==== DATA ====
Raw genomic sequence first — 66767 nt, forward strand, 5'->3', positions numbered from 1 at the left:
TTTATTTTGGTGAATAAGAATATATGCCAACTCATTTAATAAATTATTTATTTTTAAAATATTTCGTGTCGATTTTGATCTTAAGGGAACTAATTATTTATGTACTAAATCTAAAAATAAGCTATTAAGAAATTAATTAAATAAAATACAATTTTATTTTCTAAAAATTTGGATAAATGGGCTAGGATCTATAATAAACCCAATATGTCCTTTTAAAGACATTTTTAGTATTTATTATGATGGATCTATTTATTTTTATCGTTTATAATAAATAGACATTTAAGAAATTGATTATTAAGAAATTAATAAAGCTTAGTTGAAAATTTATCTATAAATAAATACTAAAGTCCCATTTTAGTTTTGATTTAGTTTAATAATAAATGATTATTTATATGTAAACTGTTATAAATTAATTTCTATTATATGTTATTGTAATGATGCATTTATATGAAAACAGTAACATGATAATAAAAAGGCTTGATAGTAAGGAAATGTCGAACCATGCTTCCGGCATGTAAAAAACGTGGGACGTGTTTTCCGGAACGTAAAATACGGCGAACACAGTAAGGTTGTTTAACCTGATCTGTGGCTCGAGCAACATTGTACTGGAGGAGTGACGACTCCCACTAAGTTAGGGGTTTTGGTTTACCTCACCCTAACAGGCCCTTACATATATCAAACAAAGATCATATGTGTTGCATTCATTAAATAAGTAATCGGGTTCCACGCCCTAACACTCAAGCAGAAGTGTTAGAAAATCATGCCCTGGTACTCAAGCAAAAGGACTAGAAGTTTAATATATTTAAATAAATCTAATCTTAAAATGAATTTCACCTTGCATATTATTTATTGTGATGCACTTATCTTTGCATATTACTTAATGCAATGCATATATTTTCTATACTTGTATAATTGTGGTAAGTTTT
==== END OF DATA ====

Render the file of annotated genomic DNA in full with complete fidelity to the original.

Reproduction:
Raw genomic sequence first — 66767 nt, forward strand, 5'->3', positions numbered from 1 at the left:
TTTATTTTGGTGAATAAGAATATATGCCAACTCATTTAATAAATTATTTATTTTTAAAATATTTCGTGTCGATTTTGATCTTAAGGGAACTAATTATTTATGTACTAAATCTAAAAATAAGCTATTAAGAAATTAATTAAATAAAATACAATTTTATTTTCTAAAAATTTGGATAAATGGGCTAGGATCTATAATAAACCCAATATGTCCTTTTAAAGACATTTTTAGTATTTATTATGATGGATCTATTTATTTTTATCGTTTATAATAAATAGACATTTAAGAAATTGATTATTAAGAAATTAATAAAGCTTAGTTGAAAATTTATCTATAAATAAATACTAAAGTCCCATTTTAGTTTTGATTTAGTTTAATAATAAATGATTATTTATATGTAAACTGTTATAAATTAATTTCTATTATATGTTATTGTAATGATGCATTTATATGAAAACAGTAACATGATAATAAAAAGGCTTGATAGTAAGGAAATGTCGAACCATGCTTCCGGCATGTAAAAAACGTGGGACGTGTTTTCCGGAACGTAAAATACGGCGAACACAGTAAGGTTGTTTAACCTGATCTGTGGCTCGAGCAACATTGTACTGGAGGAGTGACGACTCCCACTAAGTTAGGGGTTTTGGTTTACCTCACCCTAACAGGCCCTTACATATATCAAACAAAGATCATATGTGTTGCATTCATTAAATAAGTAATCGGGTTCCACGCCCTAACACTCAAGCAGAAGTGTTAGAAAATCATGCCCTGGTACTCAAGCAAAAGGACTAGAAGTTTAATATATTTAAATAAATCTAATCTTAAAATGAATTTCACCTTGCATATTATTTATTGTGATGCACTTATCTTTGCATATTACTTAATGCAATGCATATATTTTCTATACTTGTATAATTGTGGTAAGTTTT